Some might say that the world is a gloomier place than it once was, with terrorist attacks, war in Iraq, and the political divide the media so loves to exaggerate and exploit. But, previous generations have faced similarly gloomy and perhaps more ominous times. The 1970's saw Watergate, economic stagnation, accelerating inflation, OPEC cartels, the depths of the cold war, and a hostage crisis in Iran that the US seemed completely incapable of handling. But, the rate of teen suicide tripled only after that gloomy decade as things improved overall for the country in the 1980s. Both girls and boys are affected equally be the ramifications of these events in their daily lives, so the national or global outlook does not explain why the suicide rate for boys is five times higher than it is for girls.

For its part, the PI chose to focus on the pressures high school kids face to succeed. This pressure may be greater than it once was, but that does not seem likely. There is no evidence of that and, again, this does not explain the disparity in teen suicide rates between boys and girls. The PI also alluded to the possibility of a trend, with guys immitating each other. But the rate has been high for several years now and trends move quickly through American youth.

There is one trend that is hard to deny, however. Boys are growing up in a culture that has institutionalized a strong bias against so many things that are natural, even biologically imperative, for them. Schools have taken the action out of their curriculum, favoring subtle and nuanced feelings that are more the world of the feminine. Boys, who need to run, test each other, and form hierarchies as a natural course of development, are instead being told to sit quietly through hours of school work they find boring.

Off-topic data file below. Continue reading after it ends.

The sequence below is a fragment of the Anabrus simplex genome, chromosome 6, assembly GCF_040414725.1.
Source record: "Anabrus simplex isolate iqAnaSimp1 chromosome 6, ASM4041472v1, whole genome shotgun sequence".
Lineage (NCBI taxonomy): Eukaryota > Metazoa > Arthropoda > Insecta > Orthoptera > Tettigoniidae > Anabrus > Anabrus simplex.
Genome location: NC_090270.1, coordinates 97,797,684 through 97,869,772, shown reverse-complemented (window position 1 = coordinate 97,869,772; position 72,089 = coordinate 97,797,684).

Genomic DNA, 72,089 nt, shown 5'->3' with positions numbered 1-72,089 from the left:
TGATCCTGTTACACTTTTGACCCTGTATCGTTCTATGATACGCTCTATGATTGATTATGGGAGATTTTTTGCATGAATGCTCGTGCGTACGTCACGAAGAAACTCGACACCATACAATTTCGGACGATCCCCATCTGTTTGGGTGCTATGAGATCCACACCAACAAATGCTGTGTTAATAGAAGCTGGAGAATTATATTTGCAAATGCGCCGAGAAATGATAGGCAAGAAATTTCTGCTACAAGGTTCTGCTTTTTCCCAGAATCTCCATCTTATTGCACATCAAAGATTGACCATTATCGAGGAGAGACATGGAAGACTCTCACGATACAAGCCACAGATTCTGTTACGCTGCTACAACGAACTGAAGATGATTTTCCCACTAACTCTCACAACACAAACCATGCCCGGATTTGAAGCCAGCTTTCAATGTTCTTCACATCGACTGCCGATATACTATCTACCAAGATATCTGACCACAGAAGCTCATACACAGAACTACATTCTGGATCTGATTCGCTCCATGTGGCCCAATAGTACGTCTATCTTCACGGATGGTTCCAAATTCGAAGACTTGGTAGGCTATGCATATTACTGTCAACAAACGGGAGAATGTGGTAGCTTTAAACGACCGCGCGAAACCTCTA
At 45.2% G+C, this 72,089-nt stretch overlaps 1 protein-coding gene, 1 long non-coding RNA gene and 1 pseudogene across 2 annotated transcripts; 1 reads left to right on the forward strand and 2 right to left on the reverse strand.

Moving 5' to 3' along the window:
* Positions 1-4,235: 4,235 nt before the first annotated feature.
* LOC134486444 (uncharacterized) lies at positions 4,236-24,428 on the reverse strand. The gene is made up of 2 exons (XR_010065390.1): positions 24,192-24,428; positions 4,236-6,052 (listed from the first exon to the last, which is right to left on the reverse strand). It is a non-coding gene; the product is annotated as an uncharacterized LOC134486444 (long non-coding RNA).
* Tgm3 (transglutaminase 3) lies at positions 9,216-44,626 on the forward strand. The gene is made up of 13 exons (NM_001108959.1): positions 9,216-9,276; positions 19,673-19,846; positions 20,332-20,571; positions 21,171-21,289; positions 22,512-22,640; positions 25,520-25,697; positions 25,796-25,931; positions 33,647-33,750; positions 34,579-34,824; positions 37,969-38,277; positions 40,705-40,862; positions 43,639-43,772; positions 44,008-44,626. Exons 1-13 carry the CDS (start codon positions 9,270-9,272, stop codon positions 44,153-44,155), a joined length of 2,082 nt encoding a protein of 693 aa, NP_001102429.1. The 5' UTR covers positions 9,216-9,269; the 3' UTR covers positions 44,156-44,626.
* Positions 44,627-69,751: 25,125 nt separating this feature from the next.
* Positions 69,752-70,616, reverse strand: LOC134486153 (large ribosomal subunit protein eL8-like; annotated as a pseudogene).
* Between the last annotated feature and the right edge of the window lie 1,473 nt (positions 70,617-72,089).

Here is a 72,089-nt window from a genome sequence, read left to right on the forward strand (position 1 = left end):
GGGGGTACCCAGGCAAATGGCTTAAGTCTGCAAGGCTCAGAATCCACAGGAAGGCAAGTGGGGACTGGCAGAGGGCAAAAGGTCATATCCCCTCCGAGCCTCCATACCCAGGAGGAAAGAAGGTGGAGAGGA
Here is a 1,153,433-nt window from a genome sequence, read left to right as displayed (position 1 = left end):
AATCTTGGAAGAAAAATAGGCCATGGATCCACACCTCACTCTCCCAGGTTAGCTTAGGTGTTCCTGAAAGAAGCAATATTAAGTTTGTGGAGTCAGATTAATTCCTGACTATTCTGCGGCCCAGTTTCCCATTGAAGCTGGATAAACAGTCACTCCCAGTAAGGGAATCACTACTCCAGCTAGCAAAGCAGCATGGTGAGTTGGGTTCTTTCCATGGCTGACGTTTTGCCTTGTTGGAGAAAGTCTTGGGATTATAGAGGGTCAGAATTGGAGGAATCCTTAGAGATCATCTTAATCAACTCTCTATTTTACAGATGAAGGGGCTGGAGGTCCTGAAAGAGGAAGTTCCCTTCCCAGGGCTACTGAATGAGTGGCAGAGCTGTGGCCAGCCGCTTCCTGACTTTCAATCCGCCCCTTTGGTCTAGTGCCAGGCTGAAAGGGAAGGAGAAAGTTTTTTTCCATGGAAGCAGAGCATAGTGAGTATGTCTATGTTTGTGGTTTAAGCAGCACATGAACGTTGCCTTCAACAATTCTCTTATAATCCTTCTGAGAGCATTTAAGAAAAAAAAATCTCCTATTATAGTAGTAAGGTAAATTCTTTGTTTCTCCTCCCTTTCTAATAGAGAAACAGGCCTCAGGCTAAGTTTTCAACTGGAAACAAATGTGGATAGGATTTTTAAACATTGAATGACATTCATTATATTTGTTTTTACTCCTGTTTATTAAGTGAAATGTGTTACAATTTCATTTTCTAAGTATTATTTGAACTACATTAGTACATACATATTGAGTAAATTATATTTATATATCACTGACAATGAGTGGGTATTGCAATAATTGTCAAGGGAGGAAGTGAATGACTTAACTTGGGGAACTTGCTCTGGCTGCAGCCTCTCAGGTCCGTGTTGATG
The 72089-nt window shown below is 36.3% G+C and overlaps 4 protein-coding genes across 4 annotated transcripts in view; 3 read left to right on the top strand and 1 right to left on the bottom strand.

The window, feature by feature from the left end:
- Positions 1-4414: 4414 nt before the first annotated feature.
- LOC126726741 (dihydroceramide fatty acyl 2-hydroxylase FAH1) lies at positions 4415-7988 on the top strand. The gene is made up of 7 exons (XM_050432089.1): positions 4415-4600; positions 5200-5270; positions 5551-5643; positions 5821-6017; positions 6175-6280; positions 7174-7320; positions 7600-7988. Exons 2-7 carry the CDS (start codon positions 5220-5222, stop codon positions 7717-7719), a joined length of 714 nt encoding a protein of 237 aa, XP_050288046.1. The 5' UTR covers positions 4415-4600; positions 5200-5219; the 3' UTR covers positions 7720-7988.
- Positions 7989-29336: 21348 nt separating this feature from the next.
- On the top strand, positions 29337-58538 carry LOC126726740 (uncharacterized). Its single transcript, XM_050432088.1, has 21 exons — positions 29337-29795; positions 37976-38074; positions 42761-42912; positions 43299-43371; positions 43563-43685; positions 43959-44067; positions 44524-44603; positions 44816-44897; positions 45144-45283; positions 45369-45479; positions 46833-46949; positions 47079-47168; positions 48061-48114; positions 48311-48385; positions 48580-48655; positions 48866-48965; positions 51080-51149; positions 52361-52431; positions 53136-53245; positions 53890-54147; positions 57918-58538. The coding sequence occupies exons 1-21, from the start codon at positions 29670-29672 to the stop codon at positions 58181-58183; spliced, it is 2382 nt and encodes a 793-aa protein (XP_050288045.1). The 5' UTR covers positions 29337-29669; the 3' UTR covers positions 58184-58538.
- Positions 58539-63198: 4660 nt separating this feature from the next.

If they cannot calm themselves, they are given Ritalin. Seattle public schools even mandate that many boys be given Ritalin before they can enroll.

The indoctrination of boys with the loathing of gender feminists begins early. Boys are barraged with messages that they are naturally inclined to violence and taught to despise themselves by teachers and school administrators who are all too often steeped in the ideology and bizarre theories of women studies programs. They see commercials on TV with little boys being told that they need to recognize their inner male demon before they grow up to be wife beaters. They attend schools were girls wear t-shirts that say, "Boys are stupid, throw rocks at them." And, increasingly, the structure and discipline provided by fathers is not present. Many of these fathers are driven out of their boy's lives by family courts that see them as nothing more than a source of child support.

All the while, as the world has turned against them and the attacks on everything they find natural are formed around them, they are faced with at least the same academic pressures as generations before. Is this the reason for the flurry of teen boy suicides? One cannot say for certain, but it is worth an honest look.

It is also high time for gender feminists to take a step back and take a good hard look at their own culture and what it has wreaked. Women studies departments are in place around every corner and receive state and federal funds. The infrastructure is there, the tenured professors have the time, and eager young college students are there to listen. Women frozen out of gender feminist discourse because of its intolerance for diverse views are doing their own re-examination of feminism in their own organizations, such as the Independent Women's Forum and iFeminists. Gender feminists should do the same.

You asked for it ladies; you got a room of your own. Perhaps that room should be used more wisely. Or, teenage boys may continue to die.